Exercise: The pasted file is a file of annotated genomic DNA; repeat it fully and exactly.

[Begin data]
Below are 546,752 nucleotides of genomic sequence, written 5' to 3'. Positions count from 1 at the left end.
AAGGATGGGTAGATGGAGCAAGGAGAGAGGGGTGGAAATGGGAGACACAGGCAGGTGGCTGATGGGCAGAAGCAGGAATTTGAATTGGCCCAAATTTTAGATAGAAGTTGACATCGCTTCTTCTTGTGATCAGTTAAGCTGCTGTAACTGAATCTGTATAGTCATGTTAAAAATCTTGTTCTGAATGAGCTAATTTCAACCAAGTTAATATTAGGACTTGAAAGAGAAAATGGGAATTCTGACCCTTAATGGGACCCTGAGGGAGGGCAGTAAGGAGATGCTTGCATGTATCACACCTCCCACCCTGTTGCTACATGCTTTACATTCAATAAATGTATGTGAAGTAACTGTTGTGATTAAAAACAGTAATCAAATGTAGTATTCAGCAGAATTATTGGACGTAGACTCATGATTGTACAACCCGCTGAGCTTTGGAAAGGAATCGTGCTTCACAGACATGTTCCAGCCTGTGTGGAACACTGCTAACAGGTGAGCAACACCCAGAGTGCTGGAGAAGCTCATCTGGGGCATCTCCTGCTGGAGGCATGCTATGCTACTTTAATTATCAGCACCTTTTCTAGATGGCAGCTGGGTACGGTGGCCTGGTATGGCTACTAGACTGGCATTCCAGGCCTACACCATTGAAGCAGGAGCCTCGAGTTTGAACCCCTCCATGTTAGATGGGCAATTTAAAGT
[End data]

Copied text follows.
Below are 546,752 nucleotides of genomic sequence, written 5' to 3'. Positions count from 1 at the left end.
AAGGATGGGTAGATGGAGCAAGGAGAGAGGGGTGGAAATGGGAGACACAGGCAGGTGGCTGATGGGCAGAAGCAGGAATTTGAATTGGCCCAAATTTTAGATAGAAGTTGACATCGCTTCTTCTTGTGATCAGTTAAGCTGCTGTAACTGAATCTGTATAGTCATGTTAAAAATCTTGTTCTGAATGAGCTAATTTCAACCAAGTTAATATTAGGACTTGAAAGAGAAAATGGGAATTCTGACCCTTAATGGGACCCTGAGGGAGGGCAGTAAGGAGATGCTTGCATGTATCACACCTCCCACCCTGTTGCTACATGCTTTACATTCAATAAATGTATGTGAAGTAACTGTTGTGATTAAAAACAGTAATCAAATGTAGTATTCAGCAGAATTATTGGACGTAGACTCATGATTGTACAACCCGCTGAGCTTTGGAAAGGAATCGTGCTTCACAGACATGTTCCAGCCTGTGTGGAACACTGCTAACAGGTGAGCAACACCCAGAGTGCTGGAGAAGCTCATCTGGGGCATCTCCTGCTGGAGGCATGCTATGCTACTTTAATTATCAGCACCTTTTCTAGATGGCAGCTGGGTACGGTGGCCTGGTATGGCTACTAGACTGGCATTCCAGGCCTACACCATTGAAGCAGGAGCCTCGAGTTTGAACCCCTCCATGTTAGATGGGCAATTTAAAGT